In New Jersey, declawing cats might soon become a thing of the past. If the bill – which is sponsored by Assemblyman Troy Singelton – becomes law, the state will become the first in the U.S. to ban onychetomy, or the inhumane practice of removing a cat’s claws.
On Monday, the bill passed through an Assembly committee. According to New Jersey, the bill would add onychetomy to the list of criminal animal cruelty offenses. The only exception would be declawing for medical purposes, such as to remove a tumor or gangrene.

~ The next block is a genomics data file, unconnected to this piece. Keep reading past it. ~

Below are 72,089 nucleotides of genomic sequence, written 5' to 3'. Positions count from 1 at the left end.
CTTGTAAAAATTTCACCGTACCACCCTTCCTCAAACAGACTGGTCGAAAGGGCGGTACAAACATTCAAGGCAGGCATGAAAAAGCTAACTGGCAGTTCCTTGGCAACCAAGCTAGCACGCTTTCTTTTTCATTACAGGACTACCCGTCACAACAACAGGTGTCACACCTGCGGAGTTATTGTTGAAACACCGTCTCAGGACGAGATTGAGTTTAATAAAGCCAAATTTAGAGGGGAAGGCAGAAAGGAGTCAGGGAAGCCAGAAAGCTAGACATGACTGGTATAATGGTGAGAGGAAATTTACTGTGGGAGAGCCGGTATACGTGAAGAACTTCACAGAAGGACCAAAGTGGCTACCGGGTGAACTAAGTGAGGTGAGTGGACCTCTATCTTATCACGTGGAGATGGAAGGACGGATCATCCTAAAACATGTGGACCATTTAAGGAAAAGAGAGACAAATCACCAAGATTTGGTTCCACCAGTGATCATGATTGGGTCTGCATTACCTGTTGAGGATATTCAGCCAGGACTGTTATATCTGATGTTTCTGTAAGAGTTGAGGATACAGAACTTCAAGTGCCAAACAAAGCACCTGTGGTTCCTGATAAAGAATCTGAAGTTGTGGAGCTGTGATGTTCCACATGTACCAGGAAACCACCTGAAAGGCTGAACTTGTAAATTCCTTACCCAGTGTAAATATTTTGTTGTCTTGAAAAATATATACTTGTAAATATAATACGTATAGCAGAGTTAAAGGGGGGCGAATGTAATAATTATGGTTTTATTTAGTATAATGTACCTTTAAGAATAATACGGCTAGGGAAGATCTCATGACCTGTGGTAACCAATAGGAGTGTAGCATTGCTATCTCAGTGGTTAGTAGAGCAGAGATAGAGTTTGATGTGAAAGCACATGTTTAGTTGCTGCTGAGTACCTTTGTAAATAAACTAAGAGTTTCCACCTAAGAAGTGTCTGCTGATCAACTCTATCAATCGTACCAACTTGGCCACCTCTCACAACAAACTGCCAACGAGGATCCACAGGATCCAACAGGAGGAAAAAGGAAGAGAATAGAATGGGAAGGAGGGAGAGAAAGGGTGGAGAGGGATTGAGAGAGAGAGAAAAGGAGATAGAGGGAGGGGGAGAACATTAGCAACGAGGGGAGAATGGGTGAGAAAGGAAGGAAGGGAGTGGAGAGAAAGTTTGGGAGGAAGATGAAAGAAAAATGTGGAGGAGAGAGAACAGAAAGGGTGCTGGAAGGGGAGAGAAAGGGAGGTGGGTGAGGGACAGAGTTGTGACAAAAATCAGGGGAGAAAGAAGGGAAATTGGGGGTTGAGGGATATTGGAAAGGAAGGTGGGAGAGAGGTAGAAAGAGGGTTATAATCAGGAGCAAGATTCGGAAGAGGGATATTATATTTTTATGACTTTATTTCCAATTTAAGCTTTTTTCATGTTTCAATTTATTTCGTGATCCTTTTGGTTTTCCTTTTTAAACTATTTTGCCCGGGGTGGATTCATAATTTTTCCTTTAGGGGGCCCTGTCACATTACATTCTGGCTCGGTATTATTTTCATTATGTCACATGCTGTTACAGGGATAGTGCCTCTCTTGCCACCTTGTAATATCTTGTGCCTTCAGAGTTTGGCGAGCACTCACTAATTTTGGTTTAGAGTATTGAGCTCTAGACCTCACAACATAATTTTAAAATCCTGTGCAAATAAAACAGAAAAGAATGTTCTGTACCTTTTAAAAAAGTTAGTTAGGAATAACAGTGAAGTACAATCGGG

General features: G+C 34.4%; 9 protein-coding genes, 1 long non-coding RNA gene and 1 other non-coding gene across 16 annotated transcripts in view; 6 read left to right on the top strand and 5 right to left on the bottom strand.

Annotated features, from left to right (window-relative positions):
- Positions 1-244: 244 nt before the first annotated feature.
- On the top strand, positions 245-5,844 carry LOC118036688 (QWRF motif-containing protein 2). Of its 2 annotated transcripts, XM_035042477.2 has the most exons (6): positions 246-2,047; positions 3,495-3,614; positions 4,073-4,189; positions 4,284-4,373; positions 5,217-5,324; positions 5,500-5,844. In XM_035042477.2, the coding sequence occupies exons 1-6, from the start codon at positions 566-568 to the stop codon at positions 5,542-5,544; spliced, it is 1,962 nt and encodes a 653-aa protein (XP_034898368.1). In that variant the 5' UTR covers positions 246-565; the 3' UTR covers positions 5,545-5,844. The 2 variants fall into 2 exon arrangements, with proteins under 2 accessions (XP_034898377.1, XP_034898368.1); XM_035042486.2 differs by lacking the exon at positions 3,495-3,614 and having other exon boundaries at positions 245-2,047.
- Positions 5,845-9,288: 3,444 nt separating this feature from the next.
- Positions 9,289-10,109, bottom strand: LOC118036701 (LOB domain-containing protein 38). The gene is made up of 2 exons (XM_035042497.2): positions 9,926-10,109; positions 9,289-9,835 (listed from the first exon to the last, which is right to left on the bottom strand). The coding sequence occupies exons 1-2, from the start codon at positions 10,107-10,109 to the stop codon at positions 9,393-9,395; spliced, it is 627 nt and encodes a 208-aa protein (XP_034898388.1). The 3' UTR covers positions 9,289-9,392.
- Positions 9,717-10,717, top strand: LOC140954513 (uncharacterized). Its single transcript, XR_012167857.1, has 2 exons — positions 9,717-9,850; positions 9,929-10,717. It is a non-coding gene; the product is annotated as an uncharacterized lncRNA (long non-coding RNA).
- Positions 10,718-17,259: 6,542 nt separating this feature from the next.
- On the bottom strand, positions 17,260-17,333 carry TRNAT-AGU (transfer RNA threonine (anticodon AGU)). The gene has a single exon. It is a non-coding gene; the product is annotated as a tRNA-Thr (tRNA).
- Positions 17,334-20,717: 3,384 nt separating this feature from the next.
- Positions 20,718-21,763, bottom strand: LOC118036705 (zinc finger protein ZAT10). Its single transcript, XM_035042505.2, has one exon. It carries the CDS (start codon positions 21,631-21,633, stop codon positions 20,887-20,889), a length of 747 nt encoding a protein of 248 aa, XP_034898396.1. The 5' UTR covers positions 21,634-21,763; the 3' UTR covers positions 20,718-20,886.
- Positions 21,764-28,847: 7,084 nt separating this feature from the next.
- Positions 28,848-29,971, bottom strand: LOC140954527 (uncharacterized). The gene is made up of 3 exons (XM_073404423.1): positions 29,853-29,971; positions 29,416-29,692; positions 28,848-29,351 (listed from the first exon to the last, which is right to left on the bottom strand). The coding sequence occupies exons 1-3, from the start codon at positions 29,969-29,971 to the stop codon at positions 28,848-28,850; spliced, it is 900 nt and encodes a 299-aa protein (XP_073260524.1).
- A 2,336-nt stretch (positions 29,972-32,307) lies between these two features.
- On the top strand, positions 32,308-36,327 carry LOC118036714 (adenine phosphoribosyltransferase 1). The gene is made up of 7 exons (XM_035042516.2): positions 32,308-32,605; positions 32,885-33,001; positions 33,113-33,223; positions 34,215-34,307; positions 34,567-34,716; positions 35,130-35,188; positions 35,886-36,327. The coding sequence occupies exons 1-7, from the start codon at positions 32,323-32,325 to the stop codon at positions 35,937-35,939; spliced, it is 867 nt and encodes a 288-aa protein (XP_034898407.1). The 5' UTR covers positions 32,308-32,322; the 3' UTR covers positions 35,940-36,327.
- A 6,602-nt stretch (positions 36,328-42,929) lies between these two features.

Singleton said in a statement after the hearing:
“Declawing is a barbaric practice that more often than not is done for the sake of convenience rather than necessity. Many countries worldwide acknowledge the inhumane nature of declawing, which causes extreme pain to cats. It’s time for New Jersey to join them.”
Any veterinarian that is caught declawing a cat and owners who seek the procedure out could face a fine of up to $1,000 or six months in jail. Violators could also face a civil penalty of up to $500 to $2,000.